Forum for Science, Industry and Business

Sponsored by:     3M 
Search our Site:

 

In a New Method for Searching Image Databases, a Hand-drawn Sketch Is all it Takes

31.05.2016

Computer scientists at the University of Basel have developed a new method for conducting image and video database searches based on hand-drawn sketches. The user draws a sketch on a tablet or interactive paper, and the system searches for a matching image in the database. The new method is free to access for researchers.

People today are increasingly confronted with the challenge of having to find their way around vast collections of photos and videos, both in their work lives and at home. Although search engines such as Google and Bing make it easy to find documents or websites quickly and efficiently using search terms, the options for searching collections of multimedia objects are more limited.


From a hand-drawn sketch to a photo or video: a new method for image data bases.

Image: Martin Graf Photography

A broadly defined similarity concept

Researchers at the Department of Mathematics and Computer Science at the University of Basel have developed a system known as ‘vitrivr’, which allows a search for images and videos by means of a sketch.

... more about:
»Database »search engine »sequence »video clips

The user creates a sketch of the desired object on a tablet or interactive paper, and the program delivers the images and video clips that most resemble it. For videos, the user can even specify on the sketch in which direction an object is moving in the searched sequence.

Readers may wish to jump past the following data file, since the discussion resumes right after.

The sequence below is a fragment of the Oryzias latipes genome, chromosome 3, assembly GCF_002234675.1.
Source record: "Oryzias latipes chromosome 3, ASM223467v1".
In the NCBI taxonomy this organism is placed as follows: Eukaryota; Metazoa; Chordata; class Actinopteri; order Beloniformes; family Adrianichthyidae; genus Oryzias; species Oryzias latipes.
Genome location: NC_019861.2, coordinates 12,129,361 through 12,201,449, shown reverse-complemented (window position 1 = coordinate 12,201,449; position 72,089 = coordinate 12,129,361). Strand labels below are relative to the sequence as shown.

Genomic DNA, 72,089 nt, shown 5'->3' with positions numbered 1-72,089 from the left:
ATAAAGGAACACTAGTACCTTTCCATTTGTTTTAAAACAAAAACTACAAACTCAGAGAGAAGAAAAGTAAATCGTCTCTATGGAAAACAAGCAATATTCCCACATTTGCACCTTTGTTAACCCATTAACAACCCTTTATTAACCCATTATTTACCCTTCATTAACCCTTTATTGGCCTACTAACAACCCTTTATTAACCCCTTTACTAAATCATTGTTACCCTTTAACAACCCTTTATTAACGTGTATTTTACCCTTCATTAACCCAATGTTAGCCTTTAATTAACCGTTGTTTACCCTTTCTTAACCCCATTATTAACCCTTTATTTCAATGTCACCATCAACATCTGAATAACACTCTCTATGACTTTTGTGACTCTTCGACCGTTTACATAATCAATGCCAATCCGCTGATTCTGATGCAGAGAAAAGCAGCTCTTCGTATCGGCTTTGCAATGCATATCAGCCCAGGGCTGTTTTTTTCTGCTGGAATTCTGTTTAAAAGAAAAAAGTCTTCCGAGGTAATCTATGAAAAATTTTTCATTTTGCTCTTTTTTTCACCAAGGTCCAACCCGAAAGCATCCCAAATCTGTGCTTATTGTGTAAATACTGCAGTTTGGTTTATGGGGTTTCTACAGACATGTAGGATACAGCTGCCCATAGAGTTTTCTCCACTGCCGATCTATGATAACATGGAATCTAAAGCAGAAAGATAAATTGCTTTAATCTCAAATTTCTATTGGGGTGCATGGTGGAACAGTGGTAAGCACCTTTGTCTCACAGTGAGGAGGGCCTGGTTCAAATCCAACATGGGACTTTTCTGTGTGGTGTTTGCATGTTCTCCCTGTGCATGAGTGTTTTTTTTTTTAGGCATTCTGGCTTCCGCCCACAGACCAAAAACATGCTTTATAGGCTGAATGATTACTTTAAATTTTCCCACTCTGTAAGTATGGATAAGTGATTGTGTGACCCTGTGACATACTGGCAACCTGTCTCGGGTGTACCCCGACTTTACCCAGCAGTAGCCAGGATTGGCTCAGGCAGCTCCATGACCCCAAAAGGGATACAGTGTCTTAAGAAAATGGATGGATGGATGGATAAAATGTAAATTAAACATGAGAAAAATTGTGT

In designing the system, the researchers deliberately set a very broad similarity concept and adapted it to different types of sketch; for example, similar colors, shapes or directions of movement.

Individual searches can then be augmented by a range of other query types – search terms, examples of images and videos, or combinations of all these. An important feature of the new system is its scalability, a feature that means it can be used even with very large multimedia collections.

Freely available system

The vitrivr system is entirely open source and is therefore freely available to the international research community. It is already being used for a wide range of purposes, from discerning patterns of movement in sports videos for the Federal Office of Sport to searching collections of digital watermarks in a collaboration with the Basel Paper Mill.

Researchers around the world are currently working on developing the system, often with the support of well-known programs, such as the Google Summer of Code. vitrivr is also the basis for the iMotion research project, which is funded by the EU and the Swiss National Science Foundation, and is set to be used as a search engine for large-scale video collections as part of a collaboration with Red Hen Labs in the US.

Further information

Prof. Heiko Schuldt, Head of the Database and Information Systems Research Group at the University of Basel’s Department of Mathematics and Computer Science, Tel. +41 61 207 05 58, Email: heiko.schuldt@unibas.ch

Weitere Informationen:

https://youtu.be/NjDqToONeZc - YouTube video on vitrivr
https://www.vitrivr.org - The vitrivr website

Christoph Dieffenbacher | Universität Basel

Further reports about: Database search engine sequence video clips

More articles from Information Technology:

nachricht Shaping nanoparticles for improved quantum information technology
15.10.2019 | DOE/Argonne National Laboratory

nachricht Controlling superconducting regions within an exotic metal